# Adding Fraction with Unlike Denominators

How would you add Let's look at a visual example of the two fractions Right now, it is difficult to add these together because they are different sizes. But a little change in the way that we look at ½ can help to make this question a little easier!

Imagine that the second fraction has 6 pieces, like the first fraction. We would still shade in half the squares to model ½. Becomes Now, let's try to add them together. So we can determine that Drawing a picture, like in the previous example, can be quite tedious and not a convenient way to solve. So let's determine what is happening mathematically.

Step #1: We need to get common denominators. (This is why we changed the second diagram to be out of 6.)

Step #2: What ever we do to the denominator, we have to do to the numerator. (The 2 on the bottom became 6 using 2 x 3 = 6. So the top became a 3 because 1 x 3 = 3).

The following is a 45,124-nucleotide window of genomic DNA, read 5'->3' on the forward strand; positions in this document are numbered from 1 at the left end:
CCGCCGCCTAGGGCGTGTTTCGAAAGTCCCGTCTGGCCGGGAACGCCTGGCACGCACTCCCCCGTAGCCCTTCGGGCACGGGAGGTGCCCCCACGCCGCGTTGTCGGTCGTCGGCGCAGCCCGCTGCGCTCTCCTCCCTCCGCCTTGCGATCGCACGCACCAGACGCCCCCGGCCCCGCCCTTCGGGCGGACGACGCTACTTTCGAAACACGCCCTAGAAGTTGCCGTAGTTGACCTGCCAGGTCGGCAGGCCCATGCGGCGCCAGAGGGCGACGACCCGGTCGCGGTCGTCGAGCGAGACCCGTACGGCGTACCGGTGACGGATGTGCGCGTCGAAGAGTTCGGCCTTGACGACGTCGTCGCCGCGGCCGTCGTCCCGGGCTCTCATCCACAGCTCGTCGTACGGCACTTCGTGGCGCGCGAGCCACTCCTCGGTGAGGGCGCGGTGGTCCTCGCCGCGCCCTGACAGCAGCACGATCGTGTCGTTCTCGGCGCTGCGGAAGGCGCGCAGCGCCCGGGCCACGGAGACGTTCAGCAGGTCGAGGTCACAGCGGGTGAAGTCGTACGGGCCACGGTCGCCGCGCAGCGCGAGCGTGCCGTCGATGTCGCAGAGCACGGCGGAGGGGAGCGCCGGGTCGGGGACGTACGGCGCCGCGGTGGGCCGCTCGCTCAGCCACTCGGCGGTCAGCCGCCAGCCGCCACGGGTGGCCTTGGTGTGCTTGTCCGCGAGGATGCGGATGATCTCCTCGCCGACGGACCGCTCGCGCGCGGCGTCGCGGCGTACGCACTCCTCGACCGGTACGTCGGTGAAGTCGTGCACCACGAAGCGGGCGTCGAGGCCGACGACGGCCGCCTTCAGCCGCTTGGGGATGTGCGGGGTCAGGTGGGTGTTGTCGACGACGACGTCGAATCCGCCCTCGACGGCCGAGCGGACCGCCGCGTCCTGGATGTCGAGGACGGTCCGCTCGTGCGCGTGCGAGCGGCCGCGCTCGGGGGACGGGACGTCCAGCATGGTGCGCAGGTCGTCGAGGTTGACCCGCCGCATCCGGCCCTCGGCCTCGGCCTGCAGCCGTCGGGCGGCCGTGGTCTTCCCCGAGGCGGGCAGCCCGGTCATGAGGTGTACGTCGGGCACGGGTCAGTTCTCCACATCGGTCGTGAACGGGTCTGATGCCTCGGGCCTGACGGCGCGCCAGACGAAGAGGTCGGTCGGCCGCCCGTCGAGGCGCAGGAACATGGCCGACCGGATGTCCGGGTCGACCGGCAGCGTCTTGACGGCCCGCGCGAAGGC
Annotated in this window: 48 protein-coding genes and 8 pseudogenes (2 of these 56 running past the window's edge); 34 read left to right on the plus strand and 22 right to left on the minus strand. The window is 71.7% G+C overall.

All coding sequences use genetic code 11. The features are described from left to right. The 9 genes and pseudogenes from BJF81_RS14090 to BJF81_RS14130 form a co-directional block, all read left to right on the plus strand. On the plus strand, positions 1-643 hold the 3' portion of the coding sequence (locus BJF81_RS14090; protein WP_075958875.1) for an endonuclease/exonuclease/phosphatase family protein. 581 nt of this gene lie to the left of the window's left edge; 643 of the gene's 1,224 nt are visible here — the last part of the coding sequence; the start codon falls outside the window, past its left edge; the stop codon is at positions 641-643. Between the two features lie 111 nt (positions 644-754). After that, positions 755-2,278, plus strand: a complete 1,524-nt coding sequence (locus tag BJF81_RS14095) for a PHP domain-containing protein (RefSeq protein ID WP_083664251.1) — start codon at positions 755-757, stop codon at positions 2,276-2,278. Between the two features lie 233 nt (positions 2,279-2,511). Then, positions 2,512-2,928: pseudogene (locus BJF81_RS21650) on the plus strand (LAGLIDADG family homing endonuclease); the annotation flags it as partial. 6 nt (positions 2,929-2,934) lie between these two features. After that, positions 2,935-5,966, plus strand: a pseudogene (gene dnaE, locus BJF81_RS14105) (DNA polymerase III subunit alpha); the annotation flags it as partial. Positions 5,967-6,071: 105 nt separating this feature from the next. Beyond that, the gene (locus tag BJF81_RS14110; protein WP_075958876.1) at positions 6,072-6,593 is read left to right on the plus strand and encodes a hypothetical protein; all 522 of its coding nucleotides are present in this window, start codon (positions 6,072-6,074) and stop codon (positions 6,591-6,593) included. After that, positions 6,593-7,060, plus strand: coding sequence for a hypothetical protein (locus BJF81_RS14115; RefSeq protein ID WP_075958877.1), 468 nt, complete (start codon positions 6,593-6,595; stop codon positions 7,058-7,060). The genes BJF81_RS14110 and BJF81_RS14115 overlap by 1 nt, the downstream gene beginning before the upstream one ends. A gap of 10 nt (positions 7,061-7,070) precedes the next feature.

Step #3: Add the rewritten fractions together.

Let's see the steps in action.

Example #1: Step 1: Determine the common denominator.

Think about multiples 4, 8, 12, 16, 20, 24, 28, 32,.... Or 10, 20, 30, 40,....

They both have 20 in common.

Step 2: Now change the numerators.

4 x 5 is 20, so we need to multiply the top by 5 as well. 10 x 2 = 20, so we need to multiply the top of the second fraction by 2 as well. Step 3:  Example #2: Step 1: 6 and 9 have a common multiple of 18

6, 12, 18, 24, 30, 36,....

9, 18, 27, 36, 45, 54,....

Step 2: Rewrite the fractions with the common denominators.   The answer is an improper fraction. You can leave your answer like this or you can rewrite it as a mixed number. So Let's Review:

To add fractions with unlike denominators, you will start by getting common denominators. Be sure to multiply the numerator by the same thing you multiply the denominator. Then add the numerators and keep the denominator the same.

Math
Fractions